Young Women and STEM
Published by: Leading Edge Computers
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As jobs will increasingly be transformed by automation, it is becoming evident that Australia is facing a tech skill shortage.

 

By 2030, Australian workers will be spending up to 77% more time using science and mathematics skills. To be able to compete internationally, and ensure advancement in IT and tech, a STEM literate workforce is vital for the future. Despite its necessity for future job growth, female participation in the industry remains an untapped resource.

 

As jobs will increasingly be transformed by automation, it is becoming evident that Australia is facing a tech skill shortage. By 2030, Australian workers will be spending up to 77% more time using science and mathematics skills.

 

To be able to compete internationally, and ensure advancement in IT and tech, a STEM literate workforce is vital for the future. Despite its necessity for future job growth, female participation
in the industry remains an untapped resource.

 

Whilst women make up 46.9% of all employees in Australia, they account for only 28-31% in the tech industry, and 14% of tech executive roles. A 2016 study by the Office of the Chief Scientist found that women comprise of only 16% of Australian STEM university graduates.

 

“Women comprise of only 16% of Australian STEM university graduates”

 

They are especially underrepresented in the ICT, mathematics, physics and engineering fields, whilst also having low numbers within senior positions. Barriers faced by women in STEM careers can include systemic biases, pay disparity, slow upward mobility and job insecurity, deterring them from accessing high level positions and resulting in low retention rates.

 

 

“Melbourne start-up ‘Code Like a Girl’ run tech-focused events and coding workshops around Australia, to encourage females of all ages to pursue tech jobs”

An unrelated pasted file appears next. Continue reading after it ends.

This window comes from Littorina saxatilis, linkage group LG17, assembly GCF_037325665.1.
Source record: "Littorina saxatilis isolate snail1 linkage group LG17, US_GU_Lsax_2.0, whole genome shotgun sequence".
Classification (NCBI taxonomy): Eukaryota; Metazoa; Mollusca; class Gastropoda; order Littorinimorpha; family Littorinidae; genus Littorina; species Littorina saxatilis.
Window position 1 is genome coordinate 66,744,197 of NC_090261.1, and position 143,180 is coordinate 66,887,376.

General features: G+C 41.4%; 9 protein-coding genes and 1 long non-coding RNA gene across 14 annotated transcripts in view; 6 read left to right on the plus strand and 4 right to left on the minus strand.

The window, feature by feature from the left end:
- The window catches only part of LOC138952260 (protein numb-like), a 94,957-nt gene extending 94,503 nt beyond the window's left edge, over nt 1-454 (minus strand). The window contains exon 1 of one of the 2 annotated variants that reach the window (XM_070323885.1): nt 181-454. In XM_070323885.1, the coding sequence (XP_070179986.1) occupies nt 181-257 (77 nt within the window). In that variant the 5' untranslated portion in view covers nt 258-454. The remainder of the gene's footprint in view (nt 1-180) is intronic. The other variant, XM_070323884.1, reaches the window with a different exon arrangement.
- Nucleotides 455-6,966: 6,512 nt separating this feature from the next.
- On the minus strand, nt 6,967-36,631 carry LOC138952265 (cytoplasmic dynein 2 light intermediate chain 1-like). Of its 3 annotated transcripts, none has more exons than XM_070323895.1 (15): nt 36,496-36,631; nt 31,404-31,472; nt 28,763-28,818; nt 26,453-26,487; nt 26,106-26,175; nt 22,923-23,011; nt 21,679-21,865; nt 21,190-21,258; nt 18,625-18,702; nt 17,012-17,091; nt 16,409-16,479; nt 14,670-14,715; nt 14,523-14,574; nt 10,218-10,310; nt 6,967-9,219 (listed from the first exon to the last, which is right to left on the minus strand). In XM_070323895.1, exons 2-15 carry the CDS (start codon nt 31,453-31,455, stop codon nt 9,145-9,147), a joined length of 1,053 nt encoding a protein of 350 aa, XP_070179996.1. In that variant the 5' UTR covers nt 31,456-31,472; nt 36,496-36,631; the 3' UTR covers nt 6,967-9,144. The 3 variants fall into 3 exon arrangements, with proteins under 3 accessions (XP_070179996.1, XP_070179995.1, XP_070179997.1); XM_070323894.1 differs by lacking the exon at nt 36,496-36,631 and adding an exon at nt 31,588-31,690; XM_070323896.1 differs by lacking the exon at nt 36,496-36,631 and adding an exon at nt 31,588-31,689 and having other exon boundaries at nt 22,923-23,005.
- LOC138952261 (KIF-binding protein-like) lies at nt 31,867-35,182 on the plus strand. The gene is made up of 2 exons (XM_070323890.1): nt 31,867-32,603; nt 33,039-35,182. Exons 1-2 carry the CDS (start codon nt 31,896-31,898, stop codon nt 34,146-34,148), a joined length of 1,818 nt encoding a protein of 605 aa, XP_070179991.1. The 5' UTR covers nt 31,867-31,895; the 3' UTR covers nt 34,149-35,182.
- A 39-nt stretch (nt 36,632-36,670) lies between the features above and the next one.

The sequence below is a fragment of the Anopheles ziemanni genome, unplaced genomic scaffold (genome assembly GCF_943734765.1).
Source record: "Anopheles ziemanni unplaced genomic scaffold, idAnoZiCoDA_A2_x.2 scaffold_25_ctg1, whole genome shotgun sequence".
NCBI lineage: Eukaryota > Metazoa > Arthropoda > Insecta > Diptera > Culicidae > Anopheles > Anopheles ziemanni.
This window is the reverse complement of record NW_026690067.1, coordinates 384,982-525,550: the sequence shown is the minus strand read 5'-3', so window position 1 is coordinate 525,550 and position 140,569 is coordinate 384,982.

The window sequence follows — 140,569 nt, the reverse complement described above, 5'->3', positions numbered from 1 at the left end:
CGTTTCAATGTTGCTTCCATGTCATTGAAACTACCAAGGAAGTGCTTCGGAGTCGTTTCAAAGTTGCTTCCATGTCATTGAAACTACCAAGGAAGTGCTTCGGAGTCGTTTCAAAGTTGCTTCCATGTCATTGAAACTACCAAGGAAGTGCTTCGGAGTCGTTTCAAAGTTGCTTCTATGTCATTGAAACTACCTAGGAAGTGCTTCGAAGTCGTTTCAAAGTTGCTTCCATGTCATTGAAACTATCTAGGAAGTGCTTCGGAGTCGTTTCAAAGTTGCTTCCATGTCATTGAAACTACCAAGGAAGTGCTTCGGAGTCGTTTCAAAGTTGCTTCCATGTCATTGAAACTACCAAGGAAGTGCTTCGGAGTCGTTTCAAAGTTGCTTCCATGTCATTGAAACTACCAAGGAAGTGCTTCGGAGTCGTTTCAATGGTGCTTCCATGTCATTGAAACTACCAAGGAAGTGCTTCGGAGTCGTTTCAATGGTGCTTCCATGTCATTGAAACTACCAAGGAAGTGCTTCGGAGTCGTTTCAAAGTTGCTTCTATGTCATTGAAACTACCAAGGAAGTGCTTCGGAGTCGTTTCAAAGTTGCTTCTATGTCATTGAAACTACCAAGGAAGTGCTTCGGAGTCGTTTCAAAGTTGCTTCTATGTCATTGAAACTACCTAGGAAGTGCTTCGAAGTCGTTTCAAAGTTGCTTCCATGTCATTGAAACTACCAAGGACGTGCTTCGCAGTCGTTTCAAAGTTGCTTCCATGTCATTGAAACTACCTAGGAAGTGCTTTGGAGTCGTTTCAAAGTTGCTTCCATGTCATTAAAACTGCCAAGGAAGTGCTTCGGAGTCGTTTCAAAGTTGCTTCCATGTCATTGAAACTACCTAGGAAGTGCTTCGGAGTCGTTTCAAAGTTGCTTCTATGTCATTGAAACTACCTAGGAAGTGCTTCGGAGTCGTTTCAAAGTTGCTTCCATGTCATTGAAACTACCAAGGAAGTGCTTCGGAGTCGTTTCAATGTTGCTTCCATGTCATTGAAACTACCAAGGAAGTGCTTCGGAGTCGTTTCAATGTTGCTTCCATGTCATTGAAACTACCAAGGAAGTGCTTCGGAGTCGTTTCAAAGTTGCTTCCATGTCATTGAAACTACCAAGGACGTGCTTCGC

2018 Australian of the Year, Professor Michelle Yvonne Simmons

A promising step has been made this year with the announcement of Professor Michelle Yvonne Simmons, a pioneering physicist, as Australian of the

Year.

 

She is a professor at UNSW and head of the Australian Research Council Centre of Excellence for Quantum Computation and Communication Technology, CQC2T. The Centre is currently leading the global race to develop a quantum computer made from silicon. Professor Simmons’
work with CQC2T, and her establishment of Australia’s first quantum computing company last year, has made Australia a major leader in quantum computing, which will become a vital industry for the future.

 

 

Current initiatives are already working to boost the numbers of girls and women into STEM.

 

Since 2015, the ‘Science in Australia Gender Equity’ (SAGE) program, an initiative of the Australian Academy of Science in partnership with the Australian Academy of Technology, has been conducting the SAGE Pilot of the UK’s Athena SWAN Charter in Australia, to improve gender equity and diversity in Australian STEM. Another group, the ‘Male Champions of Change in STEM’ was founded in 2010 and brings together influential male leaders to address gender equality issues in organisations and communities.

 

Similar programs are further gaining ground in the IT industry. Melbourne start-up ‘Code Like a Girl’ run tech focused events and coding workshops around Australia to encourage females of
all ages to pursue tech jobs, and continue their careers within the field.

 

Another Melbourne-based organisation is ‘Girl Geek Academy’, which also hosts events and workshops for women focused on hackathons, coding, 3D printing and wearables, game development, design, entrepreneurship and start-ups.

 

Likewise, university student-run organisation ‘Robogals’, organises LEGO robotics workshops and competitions with primary and secondary female students in an effort to raise their enrolment in engineering, science and technology university degrees.

 

Despite growing efforts to improve female participation in STEM skills and careers, there is still a lot of progress to be made to enhance gender equality. STEM initiatives which work to challenge long standing stigma, enhance confidence in girls and young women, and promote female STEM participation from an early age, will help to accelerate Australia’s future global position in tech.

 

“Despite growing efforts to improve female participation in STEM skills and careers, there is still a lot of progress to be made to enhance gender equality”

 

For more information on workshops, visit Code Like a Girl.